The soldier didn’t answer. He gripped his musket even more tightly and the boat hurtled on. The rat swam after it, grinding its teeth angrily. ‘Here. Stop him. Stop him,’ the rat yelled to the sticks and straws floating on the water. ‘He hasn’t shown me his passport. He hasn’t paid his toll.’
But nothing could stop that boat now. The stream ran stronger and stronger. Ahead now the soldier could see glimpses of daylight where the tunnel came to an end. He could hear a strange roaring in his ears, like the noise a waterfall makes. There, at the end of the tunnel, the stream thundered downwards into a canal. Imagine!
It must have been as frightening a ride for the tin soldier as a plunge down a giant waterfall would be for us. But he was so near the edge now that there was nothing he could do. So he stood stiff and still while the boat raced on and plunged downwards, over the edge. Down the boat hurtled on that great tide of water. He didn’t blink an eye…as once, twice, three times the boat whirled round, each time filling up more with water. Soon the boat was full to the brim and only the tin soldier’s neck and head could be seen. Deeper and deeper the boat sank. Softer and softer the paper grew, until the water closed right over the tin soldier’s head. And as he sank, he thought about the lovely little dancer who he would never see again.
In his ears rang the words of a song:
‘Onward, onward, warrior,
Meet your fate; show no fear.’
The boat reached the bottom and away floated the soldier – straight into the open mouth of a huge fish. And with one great gulp the fish had swallowed the tin soldier whole.
It wasn’t at all comfortable inside that fish. It was dark – even darker than the tunnel – and there wasn’t much room to move about. But the soldier didn’t lose his courage. He lay there in the fish’s stomach, his musket still over his shoulder. Suddenly he felt the fish jerk, and it began to twist and thrash around in the water. Inside the fish’s stomach the poor soldier bumped up and down and from side to side.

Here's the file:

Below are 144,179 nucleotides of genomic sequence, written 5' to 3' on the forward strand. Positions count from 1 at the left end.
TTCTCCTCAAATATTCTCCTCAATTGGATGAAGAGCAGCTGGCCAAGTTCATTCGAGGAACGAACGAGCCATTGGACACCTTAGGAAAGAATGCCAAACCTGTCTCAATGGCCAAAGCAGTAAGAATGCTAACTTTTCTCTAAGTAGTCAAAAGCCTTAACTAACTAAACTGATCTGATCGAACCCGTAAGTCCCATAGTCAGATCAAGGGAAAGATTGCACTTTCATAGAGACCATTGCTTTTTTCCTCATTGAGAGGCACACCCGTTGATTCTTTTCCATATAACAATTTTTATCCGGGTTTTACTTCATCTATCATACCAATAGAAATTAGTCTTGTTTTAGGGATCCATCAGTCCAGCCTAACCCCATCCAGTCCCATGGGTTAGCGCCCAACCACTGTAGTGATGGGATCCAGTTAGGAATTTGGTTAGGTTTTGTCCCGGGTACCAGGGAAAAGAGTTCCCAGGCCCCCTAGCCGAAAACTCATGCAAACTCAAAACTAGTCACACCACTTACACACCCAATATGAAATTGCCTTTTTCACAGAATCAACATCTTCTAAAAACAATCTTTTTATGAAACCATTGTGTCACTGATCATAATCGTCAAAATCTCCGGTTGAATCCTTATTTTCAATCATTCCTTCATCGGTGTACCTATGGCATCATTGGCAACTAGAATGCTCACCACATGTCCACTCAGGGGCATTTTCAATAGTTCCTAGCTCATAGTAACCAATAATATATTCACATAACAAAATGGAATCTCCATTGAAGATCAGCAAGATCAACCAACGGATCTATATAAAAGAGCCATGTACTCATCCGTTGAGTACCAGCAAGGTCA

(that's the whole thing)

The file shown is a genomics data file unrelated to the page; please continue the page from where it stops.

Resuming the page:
Then just as suddenly the thrashing stopped and something flashed through the fish like a streak of lightning. The soldier looked up – into the bright light of a busy kitchen. After the dark the bright light dazzled him. ‘Why! It’s the tin soldier!’ he heard a voice exclaim.
And how had he come to be there? Well, the fish that had swallowed him had been caught, taken to market and sold and then carried into the kitchen where the cook had cut it open with a large knife. Now the cook picked up the soldier, between her finger and thumb, and carried him into the living room so that all the family could see and admire him. ‘What a remarkable soldier he is,’ he heard the family say. ‘He must be proud of himself.’
But the tin soldier didn’t feel proud. ‘What have I to be proud of?’ he thought. He was put down on the table – in the very room where all his adventures had begun. And there were all the toys; there were the children. There was the fine paper castle. And there too was the little dancer, still poised just as gracefully on one leg.
‘She is as steadfast as me’, the soldier thought. He felt his eyes fill with tears. He wanted to cry. But soldiers don’t cry. He looked at her and she looked at him. But neither of them said a word to the other.
And then something dreadful happened. One of the children picked up the tin soldier and flung him headfirst into the burning stove. Why did he do such a thing? It must have been the goblin’s fault. He must have whispered in the boy’s ear and guided his hand.
The soldier stood steadfast, while all around him the flames danced and crackled. The heat in the stove felt very fierce. But whether such fierce heat came from the flames or from his burning love he did not know. His bright colours had all gone now, but whether they had faded on his journey or through his sorrow, who could say?
He looked at the little dancer and she at him. He felt as if he was melting in the heat, but he stood as steadfast as ever, his musket still over his shoulder.
Suddenly the door of the stove flew open. A gust of air caught the pretty little paper dancer and she flew like a fairy right into the stove, straight to the waiting tin soldier. And there the flames caught her and in a flash she was gone. Soon the soldier had melted down to a lump of tin.
In the morning the maid came into the room to rake out the ashes in the stove. And there she found the soldier – in the shape of a little tin heart. But what was left of the dancer? Only her tinsel rose – and that was charred and as black as soot.